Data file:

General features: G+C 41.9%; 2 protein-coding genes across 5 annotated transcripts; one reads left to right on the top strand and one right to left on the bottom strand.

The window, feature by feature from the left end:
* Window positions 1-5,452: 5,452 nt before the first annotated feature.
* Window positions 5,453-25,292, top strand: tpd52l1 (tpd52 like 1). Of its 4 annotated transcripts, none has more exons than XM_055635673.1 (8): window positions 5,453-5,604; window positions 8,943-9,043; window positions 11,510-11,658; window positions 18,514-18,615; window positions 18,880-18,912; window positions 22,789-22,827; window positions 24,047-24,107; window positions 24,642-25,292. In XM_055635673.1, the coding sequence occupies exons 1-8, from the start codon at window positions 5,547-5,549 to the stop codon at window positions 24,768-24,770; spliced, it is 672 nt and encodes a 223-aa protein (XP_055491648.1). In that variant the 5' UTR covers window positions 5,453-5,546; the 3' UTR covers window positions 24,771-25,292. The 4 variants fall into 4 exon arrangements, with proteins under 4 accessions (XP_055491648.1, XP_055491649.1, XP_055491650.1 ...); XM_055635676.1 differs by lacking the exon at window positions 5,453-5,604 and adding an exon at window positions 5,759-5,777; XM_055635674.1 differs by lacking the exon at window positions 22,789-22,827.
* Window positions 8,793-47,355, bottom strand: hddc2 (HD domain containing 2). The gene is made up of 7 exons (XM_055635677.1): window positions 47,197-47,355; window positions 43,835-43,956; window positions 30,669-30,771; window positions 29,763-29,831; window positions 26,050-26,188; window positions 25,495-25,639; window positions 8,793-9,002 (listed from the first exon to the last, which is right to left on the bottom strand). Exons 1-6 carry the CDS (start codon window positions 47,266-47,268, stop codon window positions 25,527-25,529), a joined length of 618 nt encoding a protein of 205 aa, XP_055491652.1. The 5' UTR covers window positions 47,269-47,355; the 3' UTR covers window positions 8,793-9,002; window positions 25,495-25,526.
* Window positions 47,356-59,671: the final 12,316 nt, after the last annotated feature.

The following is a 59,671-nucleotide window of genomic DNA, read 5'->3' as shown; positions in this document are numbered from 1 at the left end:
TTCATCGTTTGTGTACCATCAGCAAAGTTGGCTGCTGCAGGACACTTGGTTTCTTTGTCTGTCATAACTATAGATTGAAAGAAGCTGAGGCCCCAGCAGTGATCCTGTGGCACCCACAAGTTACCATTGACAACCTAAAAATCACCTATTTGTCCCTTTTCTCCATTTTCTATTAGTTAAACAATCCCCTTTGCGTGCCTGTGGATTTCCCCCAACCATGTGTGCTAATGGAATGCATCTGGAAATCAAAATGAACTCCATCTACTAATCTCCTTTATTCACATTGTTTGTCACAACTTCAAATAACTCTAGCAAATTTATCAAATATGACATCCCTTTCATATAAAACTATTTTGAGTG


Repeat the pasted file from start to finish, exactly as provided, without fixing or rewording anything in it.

General features: G+C 41.9%; 2 protein-coding genes across 5 annotated transcripts; one reads left to right on the top strand and one right to left on the bottom strand.

The window, feature by feature from the left end:
* Window positions 1-5,452: 5,452 nt before the first annotated feature.
* Window positions 5,453-25,292, top strand: tpd52l1 (tpd52 like 1). Of its 4 annotated transcripts, none has more exons than XM_055635673.1 (8): window positions 5,453-5,604; window positions 8,943-9,043; window positions 11,510-11,658; window positions 18,514-18,615; window positions 18,880-18,912; window positions 22,789-22,827; window positions 24,047-24,107; window positions 24,642-25,292. In XM_055635673.1, the coding sequence occupies exons 1-8, from the start codon at window positions 5,547-5,549 to the stop codon at window positions 24,768-24,770; spliced, it is 672 nt and encodes a 223-aa protein (XP_055491648.1). In that variant the 5' UTR covers window positions 5,453-5,546; the 3' UTR covers window positions 24,771-25,292. The 4 variants fall into 4 exon arrangements, with proteins under 4 accessions (XP_055491648.1, XP_055491649.1, XP_055491650.1 ...); XM_055635676.1 differs by lacking the exon at window positions 5,453-5,604 and adding an exon at window positions 5,759-5,777; XM_055635674.1 differs by lacking the exon at window positions 22,789-22,827.
* Window positions 8,793-47,355, bottom strand: hddc2 (HD domain containing 2). The gene is made up of 7 exons (XM_055635677.1): window positions 47,197-47,355; window positions 43,835-43,956; window positions 30,669-30,771; window positions 29,763-29,831; window positions 26,050-26,188; window positions 25,495-25,639; window positions 8,793-9,002 (listed from the first exon to the last, which is right to left on the bottom strand). Exons 1-6 carry the CDS (start codon window positions 47,266-47,268, stop codon window positions 25,527-25,529), a joined length of 618 nt encoding a protein of 205 aa, XP_055491652.1. The 5' UTR covers window positions 47,269-47,355; the 3' UTR covers window positions 8,793-9,002; window positions 25,495-25,526.
* Window positions 47,356-59,671: the final 12,316 nt, after the last annotated feature.

The following is a 59,671-nucleotide window of genomic DNA, read 5'->3' as shown; positions in this document are numbered from 1 at the left end:
TTCATCGTTTGTGTACCATCAGCAAAGTTGGCTGCTGCAGGACACTTGGTTTCTTTGTCTGTCATAACTATAGATTGAAAGAAGCTGAGGCCCCAGCAGTGATCCTGTGGCACCCACAAGTTACCATTGACAACCTAAAAATCACCTATTTGTCCCTTTTCTCCATTTTCTATTAGTTAAACAATCCCCTTTGCGTGCCTGTGGATTTCCCCCAACCATGTGTGCTAATGGAATGCATCTGGAAATCAAAATGAACTCCATCTACTAATCTCCTTTATTCACATTGTTTGTCACAACTTCAAATAACTCTAGCAAATTTATCAAATATGACATCCCTTTCATATAAAACTATTTTGAGTG